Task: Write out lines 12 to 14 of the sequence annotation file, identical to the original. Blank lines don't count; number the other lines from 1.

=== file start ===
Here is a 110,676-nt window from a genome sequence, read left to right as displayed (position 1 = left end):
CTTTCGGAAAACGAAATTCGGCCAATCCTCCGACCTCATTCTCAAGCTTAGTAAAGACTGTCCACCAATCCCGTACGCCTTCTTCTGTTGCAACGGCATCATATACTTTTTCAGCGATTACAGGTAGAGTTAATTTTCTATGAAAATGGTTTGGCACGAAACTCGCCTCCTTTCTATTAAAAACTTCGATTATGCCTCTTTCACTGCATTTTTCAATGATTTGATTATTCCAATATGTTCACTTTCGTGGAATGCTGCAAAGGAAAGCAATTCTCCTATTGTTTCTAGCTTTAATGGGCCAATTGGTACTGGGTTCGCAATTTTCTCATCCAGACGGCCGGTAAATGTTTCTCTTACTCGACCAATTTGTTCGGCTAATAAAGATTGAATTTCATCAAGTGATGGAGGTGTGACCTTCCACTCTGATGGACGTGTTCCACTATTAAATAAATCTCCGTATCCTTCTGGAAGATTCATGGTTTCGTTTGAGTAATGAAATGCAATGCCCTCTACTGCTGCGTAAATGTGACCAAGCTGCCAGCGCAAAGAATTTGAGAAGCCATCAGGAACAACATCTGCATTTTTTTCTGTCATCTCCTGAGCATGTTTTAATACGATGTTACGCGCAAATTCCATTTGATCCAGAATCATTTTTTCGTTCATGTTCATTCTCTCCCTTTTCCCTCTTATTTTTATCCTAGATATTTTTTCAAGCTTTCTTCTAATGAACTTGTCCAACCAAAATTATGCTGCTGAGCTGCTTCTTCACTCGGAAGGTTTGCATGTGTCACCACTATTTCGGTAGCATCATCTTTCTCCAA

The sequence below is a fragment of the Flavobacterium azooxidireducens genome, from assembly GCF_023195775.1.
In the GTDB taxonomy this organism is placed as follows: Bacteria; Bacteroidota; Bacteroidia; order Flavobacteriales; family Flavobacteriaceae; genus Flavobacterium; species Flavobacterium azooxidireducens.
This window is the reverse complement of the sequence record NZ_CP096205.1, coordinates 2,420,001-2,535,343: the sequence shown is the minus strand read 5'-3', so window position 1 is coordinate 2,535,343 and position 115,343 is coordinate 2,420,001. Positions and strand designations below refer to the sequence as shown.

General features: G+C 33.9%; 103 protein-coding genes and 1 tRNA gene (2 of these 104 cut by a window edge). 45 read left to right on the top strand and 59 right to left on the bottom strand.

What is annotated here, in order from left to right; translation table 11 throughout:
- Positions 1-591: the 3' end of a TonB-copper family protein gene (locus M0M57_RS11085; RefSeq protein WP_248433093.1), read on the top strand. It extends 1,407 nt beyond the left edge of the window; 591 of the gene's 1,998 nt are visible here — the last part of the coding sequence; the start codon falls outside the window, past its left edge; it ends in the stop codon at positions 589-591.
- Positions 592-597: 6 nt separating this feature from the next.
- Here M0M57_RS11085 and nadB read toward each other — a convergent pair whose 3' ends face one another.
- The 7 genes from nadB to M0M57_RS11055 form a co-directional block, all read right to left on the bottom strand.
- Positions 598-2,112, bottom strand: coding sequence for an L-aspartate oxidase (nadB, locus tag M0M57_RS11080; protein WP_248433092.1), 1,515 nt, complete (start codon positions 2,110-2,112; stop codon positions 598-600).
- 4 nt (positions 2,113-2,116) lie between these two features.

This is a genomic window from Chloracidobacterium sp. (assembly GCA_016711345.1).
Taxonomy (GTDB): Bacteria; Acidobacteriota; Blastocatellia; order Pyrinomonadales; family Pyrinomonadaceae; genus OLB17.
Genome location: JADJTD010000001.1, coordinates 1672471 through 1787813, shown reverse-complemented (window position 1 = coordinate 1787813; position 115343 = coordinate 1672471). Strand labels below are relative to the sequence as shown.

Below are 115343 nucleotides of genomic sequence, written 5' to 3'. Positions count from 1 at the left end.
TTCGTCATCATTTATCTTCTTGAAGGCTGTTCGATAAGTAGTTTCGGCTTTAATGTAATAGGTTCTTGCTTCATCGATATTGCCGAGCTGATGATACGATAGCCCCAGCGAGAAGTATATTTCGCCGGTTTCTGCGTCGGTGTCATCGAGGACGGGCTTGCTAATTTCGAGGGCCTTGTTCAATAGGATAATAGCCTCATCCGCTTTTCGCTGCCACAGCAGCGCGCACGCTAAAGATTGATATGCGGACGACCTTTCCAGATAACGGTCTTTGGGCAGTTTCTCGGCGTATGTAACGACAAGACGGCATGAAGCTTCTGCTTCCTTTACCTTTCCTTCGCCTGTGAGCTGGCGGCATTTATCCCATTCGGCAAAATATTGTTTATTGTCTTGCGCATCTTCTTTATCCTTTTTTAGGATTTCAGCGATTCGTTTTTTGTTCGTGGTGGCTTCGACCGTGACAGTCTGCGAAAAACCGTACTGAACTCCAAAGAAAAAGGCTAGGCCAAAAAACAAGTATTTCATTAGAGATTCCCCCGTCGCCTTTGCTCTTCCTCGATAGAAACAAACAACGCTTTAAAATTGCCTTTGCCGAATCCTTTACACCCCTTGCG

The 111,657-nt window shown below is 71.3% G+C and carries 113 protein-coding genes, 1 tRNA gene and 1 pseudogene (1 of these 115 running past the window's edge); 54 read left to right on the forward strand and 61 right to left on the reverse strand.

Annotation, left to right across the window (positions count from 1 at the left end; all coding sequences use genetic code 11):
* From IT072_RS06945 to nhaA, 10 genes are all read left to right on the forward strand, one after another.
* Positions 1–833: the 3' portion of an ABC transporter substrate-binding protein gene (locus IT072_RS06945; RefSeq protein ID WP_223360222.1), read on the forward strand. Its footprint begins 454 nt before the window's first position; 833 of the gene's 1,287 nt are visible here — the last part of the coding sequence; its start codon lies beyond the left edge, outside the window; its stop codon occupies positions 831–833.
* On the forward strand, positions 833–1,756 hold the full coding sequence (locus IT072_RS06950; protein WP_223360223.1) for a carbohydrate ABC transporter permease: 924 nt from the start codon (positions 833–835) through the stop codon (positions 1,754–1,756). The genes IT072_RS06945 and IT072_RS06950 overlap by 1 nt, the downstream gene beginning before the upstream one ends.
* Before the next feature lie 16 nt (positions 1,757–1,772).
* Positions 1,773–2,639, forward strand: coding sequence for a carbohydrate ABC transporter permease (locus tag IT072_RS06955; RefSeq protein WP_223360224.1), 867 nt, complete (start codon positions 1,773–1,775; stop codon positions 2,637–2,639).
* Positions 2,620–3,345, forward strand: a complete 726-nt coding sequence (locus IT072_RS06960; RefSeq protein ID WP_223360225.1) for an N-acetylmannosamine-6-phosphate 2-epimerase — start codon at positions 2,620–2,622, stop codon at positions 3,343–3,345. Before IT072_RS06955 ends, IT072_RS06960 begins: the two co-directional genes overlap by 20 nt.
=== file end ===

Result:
- Positions 598-2,112, bottom strand: coding sequence for an L-aspartate oxidase (nadB, locus tag M0M57_RS11080; protein WP_248433092.1), 1,515 nt, complete (start codon positions 2,110-2,112; stop codon positions 598-600).
- 4 nt (positions 2,113-2,116) lie between these two features.

This is a genomic window from Chloracidobacterium sp. (assembly GCA_016711345.1).